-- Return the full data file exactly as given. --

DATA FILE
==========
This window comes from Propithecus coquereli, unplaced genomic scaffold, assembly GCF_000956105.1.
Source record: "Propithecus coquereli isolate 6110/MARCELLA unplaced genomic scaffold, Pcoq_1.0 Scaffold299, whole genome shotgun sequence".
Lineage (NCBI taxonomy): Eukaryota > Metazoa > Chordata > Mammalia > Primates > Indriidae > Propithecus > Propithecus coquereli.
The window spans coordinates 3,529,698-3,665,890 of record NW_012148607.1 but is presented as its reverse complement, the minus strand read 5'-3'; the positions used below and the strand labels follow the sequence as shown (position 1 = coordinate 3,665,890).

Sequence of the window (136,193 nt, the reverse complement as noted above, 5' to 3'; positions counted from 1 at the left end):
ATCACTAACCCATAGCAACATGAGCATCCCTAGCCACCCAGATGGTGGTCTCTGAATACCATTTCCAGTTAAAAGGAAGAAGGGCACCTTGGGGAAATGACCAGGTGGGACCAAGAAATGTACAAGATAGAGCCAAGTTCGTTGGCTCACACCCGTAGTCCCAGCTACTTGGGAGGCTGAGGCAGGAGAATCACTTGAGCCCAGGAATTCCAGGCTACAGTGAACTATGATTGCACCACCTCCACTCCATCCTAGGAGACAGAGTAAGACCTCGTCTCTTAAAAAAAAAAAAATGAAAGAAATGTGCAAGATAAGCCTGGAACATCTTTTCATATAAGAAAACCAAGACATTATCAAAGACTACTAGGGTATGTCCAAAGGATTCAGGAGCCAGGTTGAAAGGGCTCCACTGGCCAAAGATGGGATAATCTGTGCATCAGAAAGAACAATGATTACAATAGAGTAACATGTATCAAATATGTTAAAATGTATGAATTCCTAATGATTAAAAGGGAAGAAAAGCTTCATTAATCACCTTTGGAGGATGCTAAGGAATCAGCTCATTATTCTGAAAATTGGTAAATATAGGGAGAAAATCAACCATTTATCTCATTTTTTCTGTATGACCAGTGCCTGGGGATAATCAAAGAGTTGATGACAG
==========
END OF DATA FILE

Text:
This window comes from Propithecus coquereli, unplaced genomic scaffold, assembly GCF_000956105.1.
Source record: "Propithecus coquereli isolate 6110/MARCELLA unplaced genomic scaffold, Pcoq_1.0 Scaffold299, whole genome shotgun sequence".
Lineage (NCBI taxonomy): Eukaryota > Metazoa > Chordata > Mammalia > Primates > Indriidae > Propithecus > Propithecus coquereli.
The window spans coordinates 3,529,698-3,665,890 of record NW_012148607.1 but is presented as its reverse complement, the minus strand read 5'-3'; the positions used below and the strand labels follow the sequence as shown (position 1 = coordinate 3,665,890).

Sequence of the window (136,193 nt, the reverse complement as noted above, 5' to 3'; positions counted from 1 at the left end):
ATCACTAACCCATAGCAACATGAGCATCCCTAGCCACCCAGATGGTGGTCTCTGAATACCATTTCCAGTTAAAAGGAAGAAGGGCACCTTGGGGAAATGACCAGGTGGGACCAAGAAATGTACAAGATAGAGCCAAGTTCGTTGGCTCACACCCGTAGTCCCAGCTACTTGGGAGGCTGAGGCAGGAGAATCACTTGAGCCCAGGAATTCCAGGCTACAGTGAACTATGATTGCACCACCTCCACTCCATCCTAGGAGACAGAGTAAGACCTCGTCTCTTAAAAAAAAAAAAATGAAAGAAATGTGCAAGATAAGCCTGGAACATCTTTTCATATAAGAAAACCAAGACATTATCAAAGACTACTAGGGTATGTCCAAAGGATTCAGGAGCCAGGTTGAAAGGGCTCCACTGGCCAAAGATGGGATAATCTGTGCATCAGAAAGAACAATGATTACAATAGAGTAACATGTATCAAATATGTTAAAATGTATGAATTCCTAATGATTAAAAGGGAAGAAAAGCTTCATTAATCACCTTTGGAGGATGCTAAGGAATCAGCTCATTATTCTGAAAATTGGTAAATATAGGGAGAAAATCAACCATTTATCTCATTTTTTCTGTATGACCAGTGCCTGGGGATAATCAAAGAGTTGATGACAG